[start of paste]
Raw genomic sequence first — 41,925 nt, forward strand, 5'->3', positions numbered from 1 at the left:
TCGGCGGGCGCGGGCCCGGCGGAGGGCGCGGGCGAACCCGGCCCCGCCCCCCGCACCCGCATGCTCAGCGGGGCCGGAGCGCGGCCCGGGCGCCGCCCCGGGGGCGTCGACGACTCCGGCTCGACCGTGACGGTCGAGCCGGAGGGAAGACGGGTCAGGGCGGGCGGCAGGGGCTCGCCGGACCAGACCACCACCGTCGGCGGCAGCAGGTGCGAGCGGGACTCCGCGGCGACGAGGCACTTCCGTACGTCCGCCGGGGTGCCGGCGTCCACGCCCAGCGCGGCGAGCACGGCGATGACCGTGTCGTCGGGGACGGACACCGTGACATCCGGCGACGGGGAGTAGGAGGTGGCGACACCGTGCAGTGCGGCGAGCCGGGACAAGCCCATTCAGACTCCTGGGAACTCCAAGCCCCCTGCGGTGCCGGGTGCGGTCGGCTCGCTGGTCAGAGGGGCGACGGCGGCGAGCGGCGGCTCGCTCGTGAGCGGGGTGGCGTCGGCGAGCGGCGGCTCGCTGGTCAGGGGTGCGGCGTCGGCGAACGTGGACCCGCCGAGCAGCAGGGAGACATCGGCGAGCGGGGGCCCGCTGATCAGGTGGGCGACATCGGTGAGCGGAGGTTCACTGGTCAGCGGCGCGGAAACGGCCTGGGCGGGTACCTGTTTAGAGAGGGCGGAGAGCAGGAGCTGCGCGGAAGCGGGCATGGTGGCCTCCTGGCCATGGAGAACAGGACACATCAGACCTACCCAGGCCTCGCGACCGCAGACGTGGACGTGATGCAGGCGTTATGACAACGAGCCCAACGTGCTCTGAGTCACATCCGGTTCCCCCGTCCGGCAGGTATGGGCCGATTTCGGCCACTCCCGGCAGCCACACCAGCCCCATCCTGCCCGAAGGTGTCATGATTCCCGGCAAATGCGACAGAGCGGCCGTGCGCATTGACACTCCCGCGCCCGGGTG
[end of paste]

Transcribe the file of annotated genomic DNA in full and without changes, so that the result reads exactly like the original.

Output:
Raw genomic sequence first — 41,925 nt, forward strand, 5'->3', positions numbered from 1 at the left:
TCGGCGGGCGCGGGCCCGGCGGAGGGCGCGGGCGAACCCGGCCCCGCCCCCCGCACCCGCATGCTCAGCGGGGCCGGAGCGCGGCCCGGGCGCCGCCCCGGGGGCGTCGACGACTCCGGCTCGACCGTGACGGTCGAGCCGGAGGGAAGACGGGTCAGGGCGGGCGGCAGGGGCTCGCCGGACCAGACCACCACCGTCGGCGGCAGCAGGTGCGAGCGGGACTCCGCGGCGACGAGGCACTTCCGTACGTCCGCCGGGGTGCCGGCGTCCACGCCCAGCGCGGCGAGCACGGCGATGACCGTGTCGTCGGGGACGGACACCGTGACATCCGGCGACGGGGAGTAGGAGGTGGCGACACCGTGCAGTGCGGCGAGCCGGGACAAGCCCATTCAGACTCCTGGGAACTCCAAGCCCCCTGCGGTGCCGGGTGCGGTCGGCTCGCTGGTCAGAGGGGCGACGGCGGCGAGCGGCGGCTCGCTCGTGAGCGGGGTGGCGTCGGCGAGCGGCGGCTCGCTGGTCAGGGGTGCGGCGTCGGCGAACGTGGACCCGCCGAGCAGCAGGGAGACATCGGCGAGCGGGGGCCCGCTGATCAGGTGGGCGACATCGGTGAGCGGAGGTTCACTGGTCAGCGGCGCGGAAACGGCCTGGGCGGGTACCTGTTTAGAGAGGGCGGAGAGCAGGAGCTGCGCGGAAGCGGGCATGGTGGCCTCCTGGCCATGGAGAACAGGACACATCAGACCTACCCAGGCCTCGCGACCGCAGACGTGGACGTGATGCAGGCGTTATGACAACGAGCCCAACGTGCTCTGAGTCACATCCGGTTCCCCCGTCCGGCAGGTATGGGCCGATTTCGGCCACTCCCGGCAGCCACACCAGCCCCATCCTGCCCGAAGGTGTCATGATTCCCGGCAAATGCGACAGAGCGGCCGTGCGCATTGACACTCCCGCGCCCGGGTG